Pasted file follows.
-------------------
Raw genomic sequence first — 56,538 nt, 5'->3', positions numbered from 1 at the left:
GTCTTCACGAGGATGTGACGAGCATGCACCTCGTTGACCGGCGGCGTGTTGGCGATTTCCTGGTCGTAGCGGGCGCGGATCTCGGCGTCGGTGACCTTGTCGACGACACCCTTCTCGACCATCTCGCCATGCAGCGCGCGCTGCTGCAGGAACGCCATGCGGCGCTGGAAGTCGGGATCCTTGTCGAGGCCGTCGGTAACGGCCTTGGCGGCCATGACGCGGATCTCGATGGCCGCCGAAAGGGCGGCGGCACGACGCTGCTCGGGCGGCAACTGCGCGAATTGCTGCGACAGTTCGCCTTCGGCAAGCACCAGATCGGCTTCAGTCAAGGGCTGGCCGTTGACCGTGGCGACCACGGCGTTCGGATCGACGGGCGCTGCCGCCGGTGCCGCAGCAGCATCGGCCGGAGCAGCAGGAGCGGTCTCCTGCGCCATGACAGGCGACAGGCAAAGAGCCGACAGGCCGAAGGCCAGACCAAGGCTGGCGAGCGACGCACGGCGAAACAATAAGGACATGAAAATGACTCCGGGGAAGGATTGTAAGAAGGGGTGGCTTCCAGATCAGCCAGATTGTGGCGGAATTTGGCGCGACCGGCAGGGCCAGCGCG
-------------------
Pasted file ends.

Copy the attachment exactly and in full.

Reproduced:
Raw genomic sequence first — 56,538 nt, 5'->3', positions numbered from 1 at the left:
GTCTTCACGAGGATGTGACGAGCATGCACCTCGTTGACCGGCGGCGTGTTGGCGATTTCCTGGTCGTAGCGGGCGCGGATCTCGGCGTCGGTGACCTTGTCGACGACACCCTTCTCGACCATCTCGCCATGCAGCGCGCGCTGCTGCAGGAACGCCATGCGGCGCTGGAAGTCGGGATCCTTGTCGAGGCCGTCGGTAACGGCCTTGGCGGCCATGACGCGGATCTCGATGGCCGCCGAAAGGGCGGCGGCACGACGCTGCTCGGGCGGCAACTGCGCGAATTGCTGCGACAGTTCGCCTTCGGCAAGCACCAGATCGGCTTCAGTCAAGGGCTGGCCGTTGACCGTGGCGACCACGGCGTTCGGATCGACGGGCGCTGCCGCCGGTGCCGCAGCAGCATCGGCCGGAGCAGCAGGAGCGGTCTCCTGCGCCATGACAGGCGACAGGCAAAGAGCCGACAGGCCGAAGGCCAGACCAAGGCTGGCGAGCGACGCACGGCGAAACAATAAGGACATGAAAATGACTCCGGGGAAGGATTGTAAGAAGGGGTGGCTTCCAGATCAGCCAGATTGTGGCGGAATTTGGCGCGACCGGCAGGGCCAGCGCG